And the biggest coward of the story turns out to be Father Gabriel, as he projects his own doubts about himself toward the group who adopted him, and warns Deanna that Rick and his group cannot be trusted and are dangerous. Cloaking himself in religious scripture, he tells Deanna that Satan disguises himself as the angel of the light and that there is “false light” in their paradise. When we first met Gabriel, there was a focus on imagery around The Last Supper in the church artwork, where Jesus is seen eating with his disciples and Judas, who betrays him. It appears now that that was apt foreshadowing.

The theme of cowards, and the strong vs. the weak, has played throughout the season, with people like Beth and Eugene, who think of themselves as weak, being shown to be strong, and people like Dawn and Gabriel – leaders in some way – being shown to be weak.

I’m often more of a fan of episodes that deal with fewer stories and cover them with more intensity, but I thought this episode, which had multiple threads, worked well. There was humor in the Carol/Sam interactions, and that could have diffused the tension from the warehouse scene, except that personally I was grateful for the break in tone.  The horror and dread at the warehouse has become a little too familiar, and the scene between Carol and Sam was fantastic.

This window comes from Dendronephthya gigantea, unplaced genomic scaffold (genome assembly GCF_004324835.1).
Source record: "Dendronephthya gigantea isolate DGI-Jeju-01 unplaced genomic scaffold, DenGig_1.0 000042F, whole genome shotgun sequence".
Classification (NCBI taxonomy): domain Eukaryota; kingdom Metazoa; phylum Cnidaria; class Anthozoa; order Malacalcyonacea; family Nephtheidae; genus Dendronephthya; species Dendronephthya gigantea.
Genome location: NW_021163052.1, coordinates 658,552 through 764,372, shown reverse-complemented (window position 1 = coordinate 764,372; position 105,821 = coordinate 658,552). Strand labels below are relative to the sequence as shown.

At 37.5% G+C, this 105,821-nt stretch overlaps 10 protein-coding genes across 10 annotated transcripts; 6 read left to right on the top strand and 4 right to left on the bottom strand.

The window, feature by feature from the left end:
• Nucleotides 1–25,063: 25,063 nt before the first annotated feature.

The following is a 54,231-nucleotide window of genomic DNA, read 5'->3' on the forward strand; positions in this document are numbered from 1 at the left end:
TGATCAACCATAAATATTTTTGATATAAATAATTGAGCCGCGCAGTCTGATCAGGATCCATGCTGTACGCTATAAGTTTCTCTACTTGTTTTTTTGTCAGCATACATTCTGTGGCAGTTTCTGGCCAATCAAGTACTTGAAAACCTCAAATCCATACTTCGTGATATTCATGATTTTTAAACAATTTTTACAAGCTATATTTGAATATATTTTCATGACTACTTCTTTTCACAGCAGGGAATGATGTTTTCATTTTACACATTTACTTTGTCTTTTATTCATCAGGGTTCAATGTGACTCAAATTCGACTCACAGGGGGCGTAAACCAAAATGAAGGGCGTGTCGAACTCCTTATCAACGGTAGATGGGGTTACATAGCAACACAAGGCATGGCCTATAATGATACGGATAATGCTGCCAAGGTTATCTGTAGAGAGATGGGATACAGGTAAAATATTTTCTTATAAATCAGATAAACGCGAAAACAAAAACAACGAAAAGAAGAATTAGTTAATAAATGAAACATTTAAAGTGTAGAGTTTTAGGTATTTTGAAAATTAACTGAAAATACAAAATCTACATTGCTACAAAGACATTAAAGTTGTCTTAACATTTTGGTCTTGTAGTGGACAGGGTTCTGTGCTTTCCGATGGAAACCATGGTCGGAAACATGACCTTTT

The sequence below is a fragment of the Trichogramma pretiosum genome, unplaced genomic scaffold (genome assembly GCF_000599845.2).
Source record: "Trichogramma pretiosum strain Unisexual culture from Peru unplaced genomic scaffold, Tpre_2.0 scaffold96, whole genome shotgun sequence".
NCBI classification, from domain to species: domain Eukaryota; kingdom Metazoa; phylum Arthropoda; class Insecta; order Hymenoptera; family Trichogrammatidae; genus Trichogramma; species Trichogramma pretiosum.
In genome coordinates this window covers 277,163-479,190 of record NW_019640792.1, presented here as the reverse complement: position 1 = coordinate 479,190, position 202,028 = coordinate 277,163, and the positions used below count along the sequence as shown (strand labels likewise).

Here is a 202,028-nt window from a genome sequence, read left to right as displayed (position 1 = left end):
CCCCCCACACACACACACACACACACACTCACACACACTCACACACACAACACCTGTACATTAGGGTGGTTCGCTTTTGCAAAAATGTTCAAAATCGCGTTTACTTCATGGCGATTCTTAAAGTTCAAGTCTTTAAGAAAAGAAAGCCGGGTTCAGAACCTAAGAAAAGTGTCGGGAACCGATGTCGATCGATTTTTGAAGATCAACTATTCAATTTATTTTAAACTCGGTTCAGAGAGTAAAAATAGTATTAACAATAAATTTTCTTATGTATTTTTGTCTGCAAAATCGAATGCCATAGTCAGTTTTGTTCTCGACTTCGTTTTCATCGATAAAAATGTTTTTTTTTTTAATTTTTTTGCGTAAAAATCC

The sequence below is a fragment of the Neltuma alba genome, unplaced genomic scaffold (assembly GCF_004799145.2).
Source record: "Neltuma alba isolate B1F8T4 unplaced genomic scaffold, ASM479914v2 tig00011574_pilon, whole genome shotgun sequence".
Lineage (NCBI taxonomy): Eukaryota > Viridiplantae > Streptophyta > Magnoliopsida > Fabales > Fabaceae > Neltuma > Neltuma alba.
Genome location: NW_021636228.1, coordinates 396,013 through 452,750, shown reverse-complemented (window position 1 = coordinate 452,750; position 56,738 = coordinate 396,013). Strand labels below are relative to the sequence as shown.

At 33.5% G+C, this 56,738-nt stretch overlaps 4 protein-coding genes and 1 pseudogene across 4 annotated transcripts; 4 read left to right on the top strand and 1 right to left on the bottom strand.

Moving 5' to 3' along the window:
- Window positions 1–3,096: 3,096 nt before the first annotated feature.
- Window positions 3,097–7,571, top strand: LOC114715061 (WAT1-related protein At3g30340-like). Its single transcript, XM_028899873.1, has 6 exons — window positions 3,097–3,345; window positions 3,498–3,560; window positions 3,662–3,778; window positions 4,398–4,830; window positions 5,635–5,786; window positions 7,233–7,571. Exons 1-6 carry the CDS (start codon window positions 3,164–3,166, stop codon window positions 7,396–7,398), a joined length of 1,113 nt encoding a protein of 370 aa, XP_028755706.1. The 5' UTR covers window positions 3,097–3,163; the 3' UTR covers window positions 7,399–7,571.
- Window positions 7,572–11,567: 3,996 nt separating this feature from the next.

I also loved the way the show jumped around to short clips from multiple storylines (Rick and Carol, Abraham, a cry for help) near the end of the episode as Gabriel warns Deanna that the group will destroy everything. It tied everything together and succeeded in building tension for the dramatic climax in the final two episodes of the season.

Other Thoughts:

- I cannot understate how much I loved the interactions between Carol and Sam, and how great of a character Carol has become. You may love her, you may hate her, but you can’t disagree that she’s become fascinating to watch. She also gets the award of the best quote of the night with, “None of these are problems, Sam.”

- I also loved the playfulness in the exchange between Tara and Noah when Tara was trying to get the scoop on a crush. The light moments need to be savored because they’re so short lived.